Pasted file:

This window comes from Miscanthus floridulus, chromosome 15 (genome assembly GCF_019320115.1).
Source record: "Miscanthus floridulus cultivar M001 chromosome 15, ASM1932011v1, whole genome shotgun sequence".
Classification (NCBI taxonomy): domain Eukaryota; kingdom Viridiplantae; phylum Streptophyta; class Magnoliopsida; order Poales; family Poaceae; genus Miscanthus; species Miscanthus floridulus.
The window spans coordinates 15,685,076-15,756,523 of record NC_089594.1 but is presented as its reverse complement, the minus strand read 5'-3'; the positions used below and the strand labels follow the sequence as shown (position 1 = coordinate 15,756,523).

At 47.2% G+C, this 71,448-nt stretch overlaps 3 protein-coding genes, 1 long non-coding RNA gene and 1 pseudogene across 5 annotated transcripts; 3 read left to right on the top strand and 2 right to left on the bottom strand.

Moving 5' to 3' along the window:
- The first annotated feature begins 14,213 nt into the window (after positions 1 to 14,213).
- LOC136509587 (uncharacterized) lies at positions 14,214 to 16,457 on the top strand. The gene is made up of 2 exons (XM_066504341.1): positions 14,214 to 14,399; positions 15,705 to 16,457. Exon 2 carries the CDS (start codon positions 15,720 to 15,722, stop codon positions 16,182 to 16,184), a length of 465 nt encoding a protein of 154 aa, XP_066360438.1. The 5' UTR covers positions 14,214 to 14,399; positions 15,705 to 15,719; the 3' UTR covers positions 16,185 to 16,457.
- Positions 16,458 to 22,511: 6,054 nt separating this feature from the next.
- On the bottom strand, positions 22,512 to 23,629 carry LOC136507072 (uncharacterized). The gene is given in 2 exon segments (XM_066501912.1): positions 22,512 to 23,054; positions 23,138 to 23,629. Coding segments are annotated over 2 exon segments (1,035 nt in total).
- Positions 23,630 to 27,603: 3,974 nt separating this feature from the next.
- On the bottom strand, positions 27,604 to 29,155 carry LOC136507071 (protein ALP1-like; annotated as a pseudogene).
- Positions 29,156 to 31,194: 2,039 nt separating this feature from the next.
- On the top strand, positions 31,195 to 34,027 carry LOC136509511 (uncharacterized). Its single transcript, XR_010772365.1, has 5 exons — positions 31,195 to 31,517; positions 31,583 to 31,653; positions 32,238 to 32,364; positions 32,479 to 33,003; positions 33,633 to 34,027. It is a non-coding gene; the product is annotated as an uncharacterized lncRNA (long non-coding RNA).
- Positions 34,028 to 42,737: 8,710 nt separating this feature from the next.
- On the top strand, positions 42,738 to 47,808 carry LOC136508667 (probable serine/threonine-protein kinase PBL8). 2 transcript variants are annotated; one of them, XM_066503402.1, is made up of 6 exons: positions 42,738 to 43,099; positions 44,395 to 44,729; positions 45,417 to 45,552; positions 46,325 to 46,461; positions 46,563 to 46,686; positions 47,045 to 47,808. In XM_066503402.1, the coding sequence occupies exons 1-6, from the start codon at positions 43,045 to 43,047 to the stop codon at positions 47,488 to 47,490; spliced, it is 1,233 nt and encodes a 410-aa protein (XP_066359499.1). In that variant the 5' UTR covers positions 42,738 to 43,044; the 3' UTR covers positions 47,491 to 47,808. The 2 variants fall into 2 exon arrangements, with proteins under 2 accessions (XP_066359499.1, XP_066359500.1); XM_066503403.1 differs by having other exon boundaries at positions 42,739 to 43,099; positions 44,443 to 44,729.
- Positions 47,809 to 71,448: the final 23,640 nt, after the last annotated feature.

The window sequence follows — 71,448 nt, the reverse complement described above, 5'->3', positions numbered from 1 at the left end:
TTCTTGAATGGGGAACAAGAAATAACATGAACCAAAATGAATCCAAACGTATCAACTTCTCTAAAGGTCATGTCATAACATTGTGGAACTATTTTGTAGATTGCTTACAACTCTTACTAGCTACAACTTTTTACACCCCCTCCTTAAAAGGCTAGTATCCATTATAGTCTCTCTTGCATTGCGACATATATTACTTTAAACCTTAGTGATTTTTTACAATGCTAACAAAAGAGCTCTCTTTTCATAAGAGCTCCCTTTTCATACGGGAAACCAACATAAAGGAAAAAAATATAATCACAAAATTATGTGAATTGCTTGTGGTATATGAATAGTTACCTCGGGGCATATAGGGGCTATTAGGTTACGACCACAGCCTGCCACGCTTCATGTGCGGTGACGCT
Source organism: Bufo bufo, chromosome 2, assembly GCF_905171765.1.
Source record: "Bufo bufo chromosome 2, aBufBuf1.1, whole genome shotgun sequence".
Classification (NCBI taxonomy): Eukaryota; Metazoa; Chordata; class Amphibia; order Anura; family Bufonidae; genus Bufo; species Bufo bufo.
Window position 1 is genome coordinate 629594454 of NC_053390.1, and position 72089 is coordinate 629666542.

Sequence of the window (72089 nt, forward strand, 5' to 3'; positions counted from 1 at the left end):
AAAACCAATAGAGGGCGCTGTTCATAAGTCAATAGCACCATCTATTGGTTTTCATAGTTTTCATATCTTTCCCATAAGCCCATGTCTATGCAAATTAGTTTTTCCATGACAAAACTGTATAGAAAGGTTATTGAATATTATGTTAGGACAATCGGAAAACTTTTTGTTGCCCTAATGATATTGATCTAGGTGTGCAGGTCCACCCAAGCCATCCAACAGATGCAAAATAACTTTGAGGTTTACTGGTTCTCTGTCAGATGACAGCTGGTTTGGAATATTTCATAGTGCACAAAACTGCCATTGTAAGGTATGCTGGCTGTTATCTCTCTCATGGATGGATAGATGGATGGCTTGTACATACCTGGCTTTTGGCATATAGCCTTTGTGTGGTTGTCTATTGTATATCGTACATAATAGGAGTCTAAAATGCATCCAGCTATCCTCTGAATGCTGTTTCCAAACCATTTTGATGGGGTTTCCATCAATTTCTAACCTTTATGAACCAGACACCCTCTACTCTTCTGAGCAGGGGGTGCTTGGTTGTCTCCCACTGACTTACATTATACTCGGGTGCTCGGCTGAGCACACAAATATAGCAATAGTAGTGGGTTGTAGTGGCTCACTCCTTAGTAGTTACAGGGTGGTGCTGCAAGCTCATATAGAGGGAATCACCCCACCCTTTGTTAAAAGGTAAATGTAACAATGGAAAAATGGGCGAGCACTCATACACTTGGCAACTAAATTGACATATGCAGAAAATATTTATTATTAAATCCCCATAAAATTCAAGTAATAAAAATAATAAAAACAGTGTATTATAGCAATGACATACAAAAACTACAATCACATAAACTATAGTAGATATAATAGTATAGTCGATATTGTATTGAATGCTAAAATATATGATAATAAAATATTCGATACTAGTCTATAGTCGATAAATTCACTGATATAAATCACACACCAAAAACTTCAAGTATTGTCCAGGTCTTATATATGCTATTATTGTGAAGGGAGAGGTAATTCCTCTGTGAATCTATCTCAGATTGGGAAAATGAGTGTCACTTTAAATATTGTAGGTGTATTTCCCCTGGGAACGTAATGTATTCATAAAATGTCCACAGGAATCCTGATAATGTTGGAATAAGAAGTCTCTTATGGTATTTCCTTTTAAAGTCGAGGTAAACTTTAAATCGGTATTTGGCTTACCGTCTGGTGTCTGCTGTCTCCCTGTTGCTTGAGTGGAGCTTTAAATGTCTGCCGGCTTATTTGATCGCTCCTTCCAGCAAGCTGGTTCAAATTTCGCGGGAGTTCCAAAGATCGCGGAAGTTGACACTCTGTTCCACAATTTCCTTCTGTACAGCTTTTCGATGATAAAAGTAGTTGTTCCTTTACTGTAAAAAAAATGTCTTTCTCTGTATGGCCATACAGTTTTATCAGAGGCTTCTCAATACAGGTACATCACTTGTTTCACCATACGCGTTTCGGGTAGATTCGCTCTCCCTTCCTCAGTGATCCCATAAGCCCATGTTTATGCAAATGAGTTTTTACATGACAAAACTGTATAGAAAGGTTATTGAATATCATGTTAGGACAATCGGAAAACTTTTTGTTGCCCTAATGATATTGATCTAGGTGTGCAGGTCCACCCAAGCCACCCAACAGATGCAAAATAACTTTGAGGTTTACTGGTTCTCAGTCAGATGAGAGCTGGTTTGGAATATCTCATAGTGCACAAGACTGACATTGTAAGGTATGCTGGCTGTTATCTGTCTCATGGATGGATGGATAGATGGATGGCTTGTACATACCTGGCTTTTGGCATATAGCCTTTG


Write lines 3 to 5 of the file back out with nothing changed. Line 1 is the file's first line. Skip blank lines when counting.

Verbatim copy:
Classification (NCBI taxonomy): domain Eukaryota; kingdom Viridiplantae; phylum Streptophyta; class Magnoliopsida; order Poales; family Poaceae; genus Miscanthus; species Miscanthus floridulus.
The window spans coordinates 15,685,076-15,756,523 of record NC_089594.1 but is presented as its reverse complement, the minus strand read 5'-3'; the positions used below and the strand labels follow the sequence as shown (position 1 = coordinate 15,756,523).

At 47.2% G+C, this 71,448-nt stretch overlaps 3 protein-coding genes, 1 long non-coding RNA gene and 1 pseudogene across 5 annotated transcripts; 3 read left to right on the top strand and 2 right to left on the bottom strand.